number crunching, and its library support is simply incredible. It will
    never die (even if I see a definite trend in converting Fortran
    applications to C++, at least in my domain of expertise, High Energy
    Physics). About Lisp, it is simply the most powerful language ever
    invented for abstract thinking. It will never die, too.
    Nevertheless, I would use Scheme, not Lisp, if I had to choose. But
    I don't have to choose, since Python does already everything I
    want ;)


    Michele
  • Aahz at Aug 12, 2003 at 2:42 pm
    In article <070hjvou8s33gvmom1t45t3avlkhudsstn at 4ax.com>,
    Doug Tolton wrote:
    Hey, watch the Lisp cracks!! :-P

    Seriously Lisp is the Mother of all programming languages. So much of
    the features that are being implemented today come from Lisp it's not
    even funny. If you want to see what they are, take a gander at Paul
    Graham's website:
    www.paulgraham.com
    Paul Graham was the keynote speak for PyCon DC 2003.
    --
    Aahz (aahz at pythoncraft.com) <*> http://www.pythoncraft.com/

    This is Python. We don't care much about theory, except where it intersects
    with useful practice. --Aahz
  • Doug Tolton at Aug 13, 2003 at 1:12 am

    On 12 Aug 2003 10:42:21 -0400, aahz at pythoncraft.com (Aahz) wrote:
    Paul Graham was the keynote speak for PyCon DC 2003.
    This statement on Paul Graham's web site is what got me using Python:


    <excerpt from the Lisp FAQ at: http://paulgraham.com/lispfaq1.html>
    I like Lisp but my company won't let me use it. What should I do?

    Try to get them to let you use Python. Often when your employer won't
    let you use Lisp it's because (whatever the official reason) the guy
    in charge of your department is afraid of the way Lisp source code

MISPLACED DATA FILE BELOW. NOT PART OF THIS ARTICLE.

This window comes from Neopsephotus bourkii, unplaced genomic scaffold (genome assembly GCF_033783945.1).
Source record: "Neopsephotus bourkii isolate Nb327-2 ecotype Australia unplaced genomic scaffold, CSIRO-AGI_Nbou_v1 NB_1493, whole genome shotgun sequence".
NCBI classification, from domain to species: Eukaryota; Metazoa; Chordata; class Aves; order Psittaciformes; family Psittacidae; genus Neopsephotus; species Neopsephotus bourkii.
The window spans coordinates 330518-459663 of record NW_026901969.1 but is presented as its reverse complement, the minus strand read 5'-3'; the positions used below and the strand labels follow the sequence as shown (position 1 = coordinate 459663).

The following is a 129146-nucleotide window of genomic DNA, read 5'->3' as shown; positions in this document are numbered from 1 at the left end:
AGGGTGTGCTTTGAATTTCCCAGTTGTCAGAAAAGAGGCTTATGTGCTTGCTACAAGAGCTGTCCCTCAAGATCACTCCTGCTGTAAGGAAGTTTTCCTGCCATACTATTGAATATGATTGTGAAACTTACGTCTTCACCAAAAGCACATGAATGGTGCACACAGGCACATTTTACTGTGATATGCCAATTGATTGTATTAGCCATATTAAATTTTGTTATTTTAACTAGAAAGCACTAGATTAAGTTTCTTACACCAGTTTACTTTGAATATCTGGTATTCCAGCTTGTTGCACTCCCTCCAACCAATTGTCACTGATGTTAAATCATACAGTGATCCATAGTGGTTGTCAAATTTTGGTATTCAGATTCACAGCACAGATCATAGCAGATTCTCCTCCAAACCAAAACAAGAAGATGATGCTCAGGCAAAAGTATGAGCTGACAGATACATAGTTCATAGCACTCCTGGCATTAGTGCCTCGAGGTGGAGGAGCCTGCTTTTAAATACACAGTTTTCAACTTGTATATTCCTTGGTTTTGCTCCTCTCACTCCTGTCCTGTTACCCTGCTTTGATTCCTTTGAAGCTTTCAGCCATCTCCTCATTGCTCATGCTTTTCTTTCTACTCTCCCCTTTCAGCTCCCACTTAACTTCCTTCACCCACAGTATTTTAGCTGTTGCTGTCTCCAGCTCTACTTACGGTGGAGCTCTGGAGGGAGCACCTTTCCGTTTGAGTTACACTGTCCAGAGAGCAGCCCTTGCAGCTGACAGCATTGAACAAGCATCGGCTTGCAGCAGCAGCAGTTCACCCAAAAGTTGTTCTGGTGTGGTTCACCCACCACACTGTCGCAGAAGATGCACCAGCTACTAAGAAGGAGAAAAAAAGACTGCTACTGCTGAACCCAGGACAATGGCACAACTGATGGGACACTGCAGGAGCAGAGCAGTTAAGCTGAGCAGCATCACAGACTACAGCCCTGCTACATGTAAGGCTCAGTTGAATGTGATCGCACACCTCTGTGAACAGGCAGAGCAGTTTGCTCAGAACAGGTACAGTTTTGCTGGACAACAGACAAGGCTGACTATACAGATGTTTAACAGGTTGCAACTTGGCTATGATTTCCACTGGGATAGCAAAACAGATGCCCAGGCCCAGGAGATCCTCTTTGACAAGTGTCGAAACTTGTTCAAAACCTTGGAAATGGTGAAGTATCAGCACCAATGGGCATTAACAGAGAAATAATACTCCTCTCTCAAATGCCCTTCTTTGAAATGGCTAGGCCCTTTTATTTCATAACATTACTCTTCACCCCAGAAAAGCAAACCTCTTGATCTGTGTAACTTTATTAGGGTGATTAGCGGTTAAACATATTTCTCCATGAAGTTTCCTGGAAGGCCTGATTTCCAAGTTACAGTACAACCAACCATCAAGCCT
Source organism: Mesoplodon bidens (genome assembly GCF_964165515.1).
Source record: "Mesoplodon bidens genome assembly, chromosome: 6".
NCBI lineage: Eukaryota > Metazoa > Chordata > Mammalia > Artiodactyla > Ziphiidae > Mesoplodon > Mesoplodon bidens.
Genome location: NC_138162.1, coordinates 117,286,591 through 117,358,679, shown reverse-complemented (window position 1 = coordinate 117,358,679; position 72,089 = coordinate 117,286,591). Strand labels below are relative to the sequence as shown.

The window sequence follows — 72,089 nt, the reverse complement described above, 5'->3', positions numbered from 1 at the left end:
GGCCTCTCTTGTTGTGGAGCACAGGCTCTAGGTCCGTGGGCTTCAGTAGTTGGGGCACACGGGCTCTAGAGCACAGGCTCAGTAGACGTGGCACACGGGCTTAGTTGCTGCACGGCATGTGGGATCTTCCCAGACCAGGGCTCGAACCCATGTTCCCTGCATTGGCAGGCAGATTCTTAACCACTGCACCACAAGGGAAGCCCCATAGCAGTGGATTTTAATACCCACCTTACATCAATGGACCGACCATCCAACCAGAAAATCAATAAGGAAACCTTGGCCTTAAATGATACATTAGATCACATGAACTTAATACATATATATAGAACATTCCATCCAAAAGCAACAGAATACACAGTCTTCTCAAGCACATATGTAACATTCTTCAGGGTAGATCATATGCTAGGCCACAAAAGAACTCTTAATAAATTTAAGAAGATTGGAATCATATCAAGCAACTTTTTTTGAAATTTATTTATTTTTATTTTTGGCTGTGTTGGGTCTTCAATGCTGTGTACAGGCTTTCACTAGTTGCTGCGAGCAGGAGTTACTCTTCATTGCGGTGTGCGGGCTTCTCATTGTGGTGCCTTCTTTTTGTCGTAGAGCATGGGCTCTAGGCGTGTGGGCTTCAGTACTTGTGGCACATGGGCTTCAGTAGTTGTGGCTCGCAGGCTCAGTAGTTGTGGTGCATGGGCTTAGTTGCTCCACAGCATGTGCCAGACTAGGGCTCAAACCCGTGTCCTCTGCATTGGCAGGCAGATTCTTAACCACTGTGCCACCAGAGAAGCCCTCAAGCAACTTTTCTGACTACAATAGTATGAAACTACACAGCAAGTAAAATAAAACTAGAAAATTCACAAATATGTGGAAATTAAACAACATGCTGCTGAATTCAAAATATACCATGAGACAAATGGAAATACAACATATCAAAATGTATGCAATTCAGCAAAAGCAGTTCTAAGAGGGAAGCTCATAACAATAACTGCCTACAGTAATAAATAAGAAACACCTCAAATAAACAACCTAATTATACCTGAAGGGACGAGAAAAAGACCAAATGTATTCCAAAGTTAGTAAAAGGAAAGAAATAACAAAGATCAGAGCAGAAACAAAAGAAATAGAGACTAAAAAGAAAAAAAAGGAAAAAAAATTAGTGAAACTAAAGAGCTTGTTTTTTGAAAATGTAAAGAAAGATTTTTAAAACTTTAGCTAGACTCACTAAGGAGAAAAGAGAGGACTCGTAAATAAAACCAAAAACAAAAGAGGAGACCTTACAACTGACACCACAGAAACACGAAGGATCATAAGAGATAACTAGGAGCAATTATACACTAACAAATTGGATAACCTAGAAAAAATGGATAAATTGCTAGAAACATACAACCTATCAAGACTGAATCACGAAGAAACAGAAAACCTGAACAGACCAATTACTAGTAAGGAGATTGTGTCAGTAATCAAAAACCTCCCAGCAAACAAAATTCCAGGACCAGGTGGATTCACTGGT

looks. Python looks like an ordinary dumb language, but semantically
    it has a lot in common with Lisp, and has been getting closer to Lisp
    over time.
    </excerpt>
  • Aahz at Aug 13, 2003 at 3:01 am
    In article <934jjvkd3ss4c2lbcovjhnlaqqjjukq8jr at 4ax.com>,
    Doug Tolton wrote:
    On 12 Aug 2003 10:42:21 -0400, aahz at pythoncraft.com (Aahz) wrote:

    Paul Graham was the keynote speak for PyCon DC 2003.
    This statement on Paul Graham's web site is what got me using Python:

    <excerpt from the Lisp FAQ at: http://paulgraham.com/lispfaq1.html>
    I like Lisp but my company won't let me use it. What should I do?

    Try to get them to let you use Python. Often when your employer won't
    let you use Lisp it's because (whatever the official reason) the guy
    in charge of your department is afraid of the way Lisp source code
    looks. Python looks like an ordinary dumb language, but semantically
    it has a lot in common with Lisp, and has been getting closer to Lisp
    over time.
    </excerpt>
    Cool! There's one critical difference in the semantics of Python (lack
    of macros), but that's precisely to enforce the simplicity and clarity
    of Python's syntax.
    --
    Aahz (aahz at pythoncraft.com) <*> http://www.pythoncraft.com/

    This is Python. We don't care much about theory, except where it intersects
    with useful practice. --Aahz
  • Cliff Wells at Aug 12, 2003 at 5:55 pm

    On Sun, 2003-08-10 at 13:55, Brandon J. Van Every wrote:
    Microsoft does almost all of its internal development in C# now. It is not
    going away.
    Using QBasic to develop the POSIX layer for Windows NT didn't stop that
    language from disappearing ;)
    I'm beginning to think that within 5 years, no new applications will be
    written in C++. People will still be using legacy C++ libraries, but all
    new development will be in higher level langauges.
    As much as I'd like to see that, I'm choking on my coffee. You are
    obviously painfully new to this industry.
    Java and C# are the obvious languages that are not going away.
    Python? What industrial entity is going to champion Python?
    Perhaps people who think for themselves and simply choose the best tool
    don't need shiny brochures and a pat on the back from a salesman to feel
    they've made a good choice.
    It takes a Sun, a Microsoft, or overwhelming utility to push a
    language. For instance, Perl has become popular because
    it's overwhelmingly useful for sysadmin and web admin.
    So it takes marketing or usefulness for a language to be adopted?